News

Haden To Retire As Martha Jefferson President

Haden To Retire As Martha Jefferson President

Photo: WINA

The president of Martha Jefferson Hospital, Jim Haden, will retire this fall. Haden is 67. He began working at Martha Jefferson in 1993. Haden (pictured) is credited with enhancing Martha Jefferson’s comprehensive cancer services, getting the hospital designated as a Magnet® facility for excellence in nursing, opening the Outpatient Care Centers at Pantops and Proffit Road, establishing a free-standing emergency department, recruiting numerous specialists from the nation’s top medical institutions, and achieving superior state and national patient satisfaction scores. The hospital board says Haden also was instrumental in the successful construction of, and move to, the new Martha Jefferson Hospital on Pantops Mountain as well as the successful merger with Sentara Healthcare. A new president will be appointed later in the fall.

Latest Stories

in Entertainment

This weekend in entertainment history

rainman

A look back on some of Hollywood's most memorable headlines.

in National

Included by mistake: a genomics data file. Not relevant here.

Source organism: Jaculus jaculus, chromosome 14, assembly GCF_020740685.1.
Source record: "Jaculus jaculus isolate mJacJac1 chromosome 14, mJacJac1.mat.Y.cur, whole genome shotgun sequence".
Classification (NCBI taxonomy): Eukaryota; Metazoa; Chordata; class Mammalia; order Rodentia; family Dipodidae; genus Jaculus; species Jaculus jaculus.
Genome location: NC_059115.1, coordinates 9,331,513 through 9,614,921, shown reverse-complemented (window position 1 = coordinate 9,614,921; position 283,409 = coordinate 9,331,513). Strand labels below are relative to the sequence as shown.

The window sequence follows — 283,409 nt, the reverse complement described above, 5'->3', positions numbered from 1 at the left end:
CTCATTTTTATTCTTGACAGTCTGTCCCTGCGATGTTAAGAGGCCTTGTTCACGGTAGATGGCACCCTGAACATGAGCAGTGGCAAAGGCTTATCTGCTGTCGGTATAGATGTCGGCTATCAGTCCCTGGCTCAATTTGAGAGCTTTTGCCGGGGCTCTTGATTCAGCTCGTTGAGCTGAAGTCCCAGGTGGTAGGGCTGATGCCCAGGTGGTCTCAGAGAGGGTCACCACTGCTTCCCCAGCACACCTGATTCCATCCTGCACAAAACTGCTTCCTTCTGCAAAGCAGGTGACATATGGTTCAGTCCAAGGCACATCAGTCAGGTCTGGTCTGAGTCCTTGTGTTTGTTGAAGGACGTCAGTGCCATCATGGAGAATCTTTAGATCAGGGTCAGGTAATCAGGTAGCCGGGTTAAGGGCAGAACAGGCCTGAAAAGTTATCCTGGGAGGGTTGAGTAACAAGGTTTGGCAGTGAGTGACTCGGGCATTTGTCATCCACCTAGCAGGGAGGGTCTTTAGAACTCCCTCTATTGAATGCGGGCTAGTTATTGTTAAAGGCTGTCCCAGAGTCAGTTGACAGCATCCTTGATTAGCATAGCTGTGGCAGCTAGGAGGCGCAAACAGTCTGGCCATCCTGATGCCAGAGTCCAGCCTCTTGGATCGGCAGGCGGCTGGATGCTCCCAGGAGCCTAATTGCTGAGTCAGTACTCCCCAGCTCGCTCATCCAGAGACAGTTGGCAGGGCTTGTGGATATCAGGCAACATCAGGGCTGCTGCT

Amanda Knox murder conviction overturned

FILE - In this Jan. 31, 2014, file photo, Amanda Knox prepares to leave the set following a television interview in New York. Knox is engaged to Colin Sutherland, a musician who recently moved to Seattle from New York, a person close to the Knox family confirmed for The Associated Press. Knox’s murder conviction in the 2007 stabbing of her roommate has been reinstated by an Italian court, but the former college exchange student maintains her innocence and vows she won’t willingly go back to Italy. Both Knox and Sutherland are 27. No wedding date had been set.

Italy's highest court has overturned the murder conviction against Amanda Knox, bringing to a definitive end the high-profile case.

in National

Time for Iran to make tough decisions in nuclear talks

In this March 26, 2015, photo, Iranian Foreign Minister Mohammad Javad Zarif, center, leaves a meeting with U.S. Secretary of State John Kerry and other U.S. officials at a hotel in Lausanne, Switzerland. U.S. and Iranian diplomats gather at a Baroque palace in Europe, a historic nuclear agreement within reach. Over Iraq’s deserts, their militaries fight a common foe. Leaders in Washington and Tehran, capitals once a million miles from each other in ideological terms, wrestle for the first time in decades with the notion of a rapprochement.

Six world powers and Iran move closer to a deal, but there are still major disagreements.